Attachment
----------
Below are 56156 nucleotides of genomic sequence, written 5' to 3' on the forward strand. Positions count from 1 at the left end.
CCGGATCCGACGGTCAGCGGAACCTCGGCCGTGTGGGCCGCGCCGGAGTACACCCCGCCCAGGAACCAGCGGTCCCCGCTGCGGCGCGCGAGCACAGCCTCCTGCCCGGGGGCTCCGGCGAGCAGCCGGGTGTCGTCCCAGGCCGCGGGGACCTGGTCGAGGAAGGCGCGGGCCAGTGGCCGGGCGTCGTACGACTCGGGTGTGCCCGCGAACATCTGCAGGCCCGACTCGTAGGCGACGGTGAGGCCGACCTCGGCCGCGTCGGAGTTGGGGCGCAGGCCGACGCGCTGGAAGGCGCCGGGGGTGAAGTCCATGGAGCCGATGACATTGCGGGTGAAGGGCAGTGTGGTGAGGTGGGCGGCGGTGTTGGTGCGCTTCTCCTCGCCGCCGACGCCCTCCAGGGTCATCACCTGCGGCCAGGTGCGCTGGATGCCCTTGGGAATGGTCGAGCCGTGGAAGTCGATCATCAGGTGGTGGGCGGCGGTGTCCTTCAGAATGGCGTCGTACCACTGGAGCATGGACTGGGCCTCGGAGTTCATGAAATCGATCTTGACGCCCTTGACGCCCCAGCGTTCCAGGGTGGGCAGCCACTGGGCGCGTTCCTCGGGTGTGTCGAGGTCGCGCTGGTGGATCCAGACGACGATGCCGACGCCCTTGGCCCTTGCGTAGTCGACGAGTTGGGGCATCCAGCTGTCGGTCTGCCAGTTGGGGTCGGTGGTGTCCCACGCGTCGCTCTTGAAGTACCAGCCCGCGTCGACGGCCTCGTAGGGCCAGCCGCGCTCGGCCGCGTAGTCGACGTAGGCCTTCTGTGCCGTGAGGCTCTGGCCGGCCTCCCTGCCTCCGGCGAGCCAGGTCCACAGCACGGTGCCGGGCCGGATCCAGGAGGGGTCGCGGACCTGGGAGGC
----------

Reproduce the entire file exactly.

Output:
Below are 56156 nucleotides of genomic sequence, written 5' to 3' on the forward strand. Positions count from 1 at the left end.
CCGGATCCGACGGTCAGCGGAACCTCGGCCGTGTGGGCCGCGCCGGAGTACACCCCGCCCAGGAACCAGCGGTCCCCGCTGCGGCGCGCGAGCACAGCCTCCTGCCCGGGGGCTCCGGCGAGCAGCCGGGTGTCGTCCCAGGCCGCGGGGACCTGGTCGAGGAAGGCGCGGGCCAGTGGCCGGGCGTCGTACGACTCGGGTGTGCCCGCGAACATCTGCAGGCCCGACTCGTAGGCGACGGTGAGGCCGACCTCGGCCGCGTCGGAGTTGGGGCGCAGGCCGACGCGCTGGAAGGCGCCGGGGGTGAAGTCCATGGAGCCGATGACATTGCGGGTGAAGGGCAGTGTGGTGAGGTGGGCGGCGGTGTTGGTGCGCTTCTCCTCGCCGCCGACGCCCTCCAGGGTCATCACCTGCGGCCAGGTGCGCTGGATGCCCTTGGGAATGGTCGAGCCGTGGAAGTCGATCATCAGGTGGTGGGCGGCGGTGTCCTTCAGAATGGCGTCGTACCACTGGAGCATGGACTGGGCCTCGGAGTTCATGAAATCGATCTTGACGCCCTTGACGCCCCAGCGTTCCAGGGTGGGCAGCCACTGGGCGCGTTCCTCGGGTGTGTCGAGGTCGCGCTGGTGGATCCAGACGACGATGCCGACGCCCTTGGCCCTTGCGTAGTCGACGAGTTGGGGCATCCAGCTGTCGGTCTGCCAGTTGGGGTCGGTGGTGTCCCACGCGTCGCTCTTGAAGTACCAGCCCGCGTCGACGGCCTCGTAGGGCCAGCCGCGCTCGGCCGCGTAGTCGACGTAGGCCTTCTGTGCCGTGAGGCTCTGGCCGGCCTCCCTGCCTCCGGCGAGCCAGGTCCACAGCACGGTGCCGGGCCGGATCCAGGAGGGGTCGCGGACCTGGGAGGC